Speaking ahead of the verdict, John said the trial could help send a signal not just to far-right extremists but also to the country’s security agencies, which for years failed to consider a possible far-right motive in the 10 killings and two bomb attacks that took place across the country. Instead, police focused on whether the victims had ties to organised crime a line of investigation for which there was never any evidence.

Families of the victims said on Tuesday that the suspicion directed toward their loved-ones shook their faith in the German justice system. “The investigation went in the wrong direction, not due to the failure of individuals but due to institutional racism,” said Alexander Hoffmann, a lawyer representing victims of a 2004 bomb attack in Cologne.

He urged federal prosecutors to continue investigating the NSU’s wider network of supporters, believed to be much broader than the four men on trial with Zschäpe.

John said there were encouraging signs that police and intelligence agencies were beginning to listen to minorities and make an effort to recruit them, ending the long-maintained illusion that Germany was not a country of immigrants.

“One big question remains: do we in Germany really want to know why and how the NSU murders occurred?” John said. “If that were the case, the work of politicians and civil society needs to continue.”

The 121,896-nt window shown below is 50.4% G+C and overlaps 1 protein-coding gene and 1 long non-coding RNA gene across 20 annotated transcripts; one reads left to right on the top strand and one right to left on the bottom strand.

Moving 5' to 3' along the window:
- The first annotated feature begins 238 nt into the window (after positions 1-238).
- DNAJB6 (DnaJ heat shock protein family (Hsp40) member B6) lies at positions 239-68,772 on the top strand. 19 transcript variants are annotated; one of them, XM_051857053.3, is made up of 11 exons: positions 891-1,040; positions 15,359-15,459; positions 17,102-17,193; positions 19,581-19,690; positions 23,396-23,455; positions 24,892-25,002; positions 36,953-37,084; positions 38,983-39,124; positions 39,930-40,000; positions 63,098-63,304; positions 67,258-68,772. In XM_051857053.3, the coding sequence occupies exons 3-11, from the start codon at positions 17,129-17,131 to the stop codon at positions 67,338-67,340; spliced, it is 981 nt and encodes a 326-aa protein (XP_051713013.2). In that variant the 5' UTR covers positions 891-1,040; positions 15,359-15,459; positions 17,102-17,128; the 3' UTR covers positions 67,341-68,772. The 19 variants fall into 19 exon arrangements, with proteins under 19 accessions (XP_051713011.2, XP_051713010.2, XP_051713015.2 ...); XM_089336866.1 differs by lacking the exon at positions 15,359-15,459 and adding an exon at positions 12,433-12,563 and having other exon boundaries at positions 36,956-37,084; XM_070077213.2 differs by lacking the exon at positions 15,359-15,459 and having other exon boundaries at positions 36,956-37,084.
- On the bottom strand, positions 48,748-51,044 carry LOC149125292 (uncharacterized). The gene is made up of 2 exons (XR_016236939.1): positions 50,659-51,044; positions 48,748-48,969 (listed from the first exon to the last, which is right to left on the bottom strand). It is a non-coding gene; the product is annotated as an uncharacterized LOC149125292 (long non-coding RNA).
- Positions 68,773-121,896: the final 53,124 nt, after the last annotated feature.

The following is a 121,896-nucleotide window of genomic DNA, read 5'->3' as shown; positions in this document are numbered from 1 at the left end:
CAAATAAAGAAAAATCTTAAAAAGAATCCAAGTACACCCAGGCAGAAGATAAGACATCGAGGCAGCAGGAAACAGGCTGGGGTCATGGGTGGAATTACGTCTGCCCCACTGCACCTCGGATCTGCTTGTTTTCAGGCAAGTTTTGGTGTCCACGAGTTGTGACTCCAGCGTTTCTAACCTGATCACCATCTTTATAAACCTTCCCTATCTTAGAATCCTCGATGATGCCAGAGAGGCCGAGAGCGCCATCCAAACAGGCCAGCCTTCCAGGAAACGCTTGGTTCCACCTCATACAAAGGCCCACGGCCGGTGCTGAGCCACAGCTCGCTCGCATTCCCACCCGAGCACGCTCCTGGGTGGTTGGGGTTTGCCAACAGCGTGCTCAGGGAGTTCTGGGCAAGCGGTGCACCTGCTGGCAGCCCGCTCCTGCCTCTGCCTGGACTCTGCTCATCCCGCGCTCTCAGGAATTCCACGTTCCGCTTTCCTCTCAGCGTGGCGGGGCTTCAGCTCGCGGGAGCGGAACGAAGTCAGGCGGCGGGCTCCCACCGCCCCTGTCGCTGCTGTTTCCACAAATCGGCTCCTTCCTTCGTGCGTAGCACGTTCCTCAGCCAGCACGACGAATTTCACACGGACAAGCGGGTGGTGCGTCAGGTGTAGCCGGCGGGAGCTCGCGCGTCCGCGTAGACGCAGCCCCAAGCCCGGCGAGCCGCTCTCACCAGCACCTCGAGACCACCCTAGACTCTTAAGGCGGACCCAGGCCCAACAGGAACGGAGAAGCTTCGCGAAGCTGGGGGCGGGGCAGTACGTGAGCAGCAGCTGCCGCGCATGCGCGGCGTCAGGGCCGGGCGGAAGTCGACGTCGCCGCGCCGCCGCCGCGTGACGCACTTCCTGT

Source: The Guardian

German authorities' many failures in investigating the NSU

After five years, the verdicts in the trials of members of the National Socialist Underground are due to be handed down. German Chancellor Angela Merkel's promised clarification efforts have not become reality.

The first victim of the serial murders died on September 11, 2000, the last on April 6, 2006. Eight of the victims were men of Turkish heritage; one was from Greece. They were all shot with the same gun. The investigators initially assumed, without evidence, that the killings must have involved drugs — sometimes they even accused relatives of taking part in the murders. Racism was quickly ruled out as motive.

When police officer Michele Kiesewetter was shot in Heilbronn on April 25, 2007, in the southwestern state of Baden-Württemberg, no connection to the other murders was made. It wasn't until four and a half years later that police pieced the events together, almost accidently — and following yet another crime.

The bodies of Uwe Böhnhardt and Uwe Mundlos were found in a burned-out motorhome after a failed bank robbery in Eisenach on November 4, 2011. They had apparently taken their lives to escape arrest. The fact that the men were members of a right-wing group called the National Socialist Underground (NSU), and were behind the serial murders became known after a video was sent to several media outlets a short time later. Multiple pieces of evidence were discovered by police in the rubble of a residential building in Zwickau that had exploded on the day of the robbery. The detonation was presumably triggered by Beate Zschäpe, who had joined up with Böhnhardt and Mundlos in January 1998. Zschäpe turned herself in to police on November 8, 2011.

In addition to the 10 murders already blamed on the NSU, prosecutors would eventually charge the group with two bomb attacks in Cologne that left more than 20 people injured and 15 robberies.

Not 'doing everything'

Zschäpe and four NSU supporters went on trial for the crimes in Munich's higher regional court on May 6, 2013. Prosecutors have demanded a life sentence for Zschäpe and prison terms of three to 12 years for the four people accused of being accessories.